Fighting Fear

Confronting phobias and other fears

More on the Use of Anti-Depressant Drugs

A response to comments.

I have been writing in this blog about how anti-depressant drugs—among the most commonly used drugs in the world—are prescribed in general, and how in particular I use them. No psychiatrist has communicated to me a different view, either by commenting directly on the blog or in person —although I know psychiatrists have somewhat different ways of employing these drugs. On the other hand a number of lay persons have disagreed with my opinions. They divide evenly, more or less, between those who think these drugs should be used more generally, even in mild cases of depression, and others who feel these drugs should not be used at all, or only as “a last resort.”

I have been writing this blog now for over a year; and many times readers have disagreed with what I have had to say—about ethical questions, politics, medical treatments, the course of certain illnesses, and so on. I have learned not to argue with them. They hold to their ideas strongly; and it is evident that we talk past each other. Sometimes readers become angry at me. One person said memorably in response to “The Cyclops Child,” that she hoped I went straight to hell, but only after someone smothered me and cut off all my fingers. I think, though, that in the matter of the use of anti-depressant drugs, the importance of understanding them properly demands that I make a further attempt to explain them.

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The anti-depressant drugs came into use about the same time the first major tranquilizers were used—in the mid-1950s. Prior to that time mental illness was very destructive to the social fabric of the country. One out of every two hospital beds was occupied by a psychiatric patient. And hospital care was generally awful. (See my blog post “The Way Things Used to Be before Psychoactive Drugs.”) Not uncommonly mid-life depressions led to permanent institutionalization.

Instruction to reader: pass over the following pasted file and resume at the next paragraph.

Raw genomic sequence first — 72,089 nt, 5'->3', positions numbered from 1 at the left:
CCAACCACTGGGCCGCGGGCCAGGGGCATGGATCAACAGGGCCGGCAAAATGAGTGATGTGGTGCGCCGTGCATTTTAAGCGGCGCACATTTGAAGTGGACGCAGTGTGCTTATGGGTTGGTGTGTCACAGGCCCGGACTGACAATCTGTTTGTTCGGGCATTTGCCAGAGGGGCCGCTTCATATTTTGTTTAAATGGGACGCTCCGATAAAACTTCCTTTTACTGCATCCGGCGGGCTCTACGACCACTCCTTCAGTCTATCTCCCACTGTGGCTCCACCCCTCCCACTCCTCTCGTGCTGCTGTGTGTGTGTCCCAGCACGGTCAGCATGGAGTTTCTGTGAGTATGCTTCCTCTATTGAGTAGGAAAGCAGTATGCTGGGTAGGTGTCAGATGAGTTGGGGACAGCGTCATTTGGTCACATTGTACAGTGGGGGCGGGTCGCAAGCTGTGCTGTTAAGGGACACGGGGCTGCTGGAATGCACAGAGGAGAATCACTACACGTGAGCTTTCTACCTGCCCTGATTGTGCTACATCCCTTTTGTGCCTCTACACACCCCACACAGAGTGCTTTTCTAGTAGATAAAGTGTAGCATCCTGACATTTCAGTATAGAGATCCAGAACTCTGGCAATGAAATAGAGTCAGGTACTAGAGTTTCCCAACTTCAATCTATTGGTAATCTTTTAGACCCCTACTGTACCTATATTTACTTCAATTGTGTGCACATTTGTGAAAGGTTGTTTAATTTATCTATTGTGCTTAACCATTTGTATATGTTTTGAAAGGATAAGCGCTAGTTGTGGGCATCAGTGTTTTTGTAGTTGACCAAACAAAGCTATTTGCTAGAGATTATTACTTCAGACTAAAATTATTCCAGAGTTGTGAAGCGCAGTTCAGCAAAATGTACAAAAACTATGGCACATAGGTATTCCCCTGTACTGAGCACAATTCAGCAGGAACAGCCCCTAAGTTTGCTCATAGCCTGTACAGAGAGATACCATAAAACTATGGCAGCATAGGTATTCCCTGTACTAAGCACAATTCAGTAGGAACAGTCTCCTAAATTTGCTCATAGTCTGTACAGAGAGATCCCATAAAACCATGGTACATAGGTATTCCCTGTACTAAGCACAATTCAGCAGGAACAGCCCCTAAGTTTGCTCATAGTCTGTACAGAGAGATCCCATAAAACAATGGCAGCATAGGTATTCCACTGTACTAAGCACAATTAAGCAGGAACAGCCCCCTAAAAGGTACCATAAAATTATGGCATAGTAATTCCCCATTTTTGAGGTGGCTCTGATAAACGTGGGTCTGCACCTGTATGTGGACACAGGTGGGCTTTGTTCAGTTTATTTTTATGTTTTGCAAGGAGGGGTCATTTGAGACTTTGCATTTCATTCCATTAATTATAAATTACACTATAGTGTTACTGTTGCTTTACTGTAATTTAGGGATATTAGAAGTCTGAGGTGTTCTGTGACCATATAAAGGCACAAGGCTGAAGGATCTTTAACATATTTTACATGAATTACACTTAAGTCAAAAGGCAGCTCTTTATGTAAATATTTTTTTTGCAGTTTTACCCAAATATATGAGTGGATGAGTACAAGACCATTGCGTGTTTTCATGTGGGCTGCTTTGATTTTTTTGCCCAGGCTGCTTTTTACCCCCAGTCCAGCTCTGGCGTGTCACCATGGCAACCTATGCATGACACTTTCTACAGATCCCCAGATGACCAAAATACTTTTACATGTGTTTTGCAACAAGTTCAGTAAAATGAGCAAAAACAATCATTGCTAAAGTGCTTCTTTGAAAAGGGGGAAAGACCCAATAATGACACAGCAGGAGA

When I interned in 1959, the effects of these new drugs were being felt. Electric shock therapy, which had been the only successful treatment for a serious depression, was used somewhat less. In those days, before the use of paralyzing drugs, ECT caused overt convulsions which were likely to cause broken bones. The drugs seemed to work less reliably, but well enough.

I started my psychiatric residency the following year at Albert Einstein College of Medicine, which was considered at the time to have one of the best departments of psychiatry. The senior professors were all psychoanalysts and were still strongly influenced by that tradition. An analytically oriented therapy was tried for all the neurotic conditions, but also for depression and even for schizophrenia. These physicians would have felt embarrassed by using drugs, about which they admitted that they knew little. There were some among them that felt that the anti-depressant  drugs, even though they could be seen to be effective, got in the way of a true understanding of the patient. So, we had to learn about drugs from the more senior residents.

Four or five years later, a friend, Sandy Glassman, who was doing research on these drugs commented to me that it was difficult to establish their effectiveness in controlled studies—even though he believed, as did the majority of psychiatrists, that these drugs worked. Consequently, with this justification, there was an old guard that continued to treat patients in very prestigious institutions without medication. This practice came to an end abruptly still a few years later when a highly-regarded institution was sued successfully for not using drugs.

These medications have been used now for decades. Every clinician, world-round, believes in them. They are not a treatment of “last resort.” There is a price to be paid for putting off effective treatment, in the case of depression, suicide, among other things. I am reminded by this hesitancy to use drugs of a similar practice by German physicians when I served there in the army in 1962. They had to pay out of pocket for the patients’ drugs; so when their patients contracted a strep throat, they waited to see if they would get better without penicillin. And they usually did. Except that a certain number suffered predictably from rheumatic fever and kidney disease as the result of not treating this condition promptly! If an effective treatment is available for any condition, it should be used—barring the possibility of severe side-effects, which are, luckily few, in the case of the anti-depressants.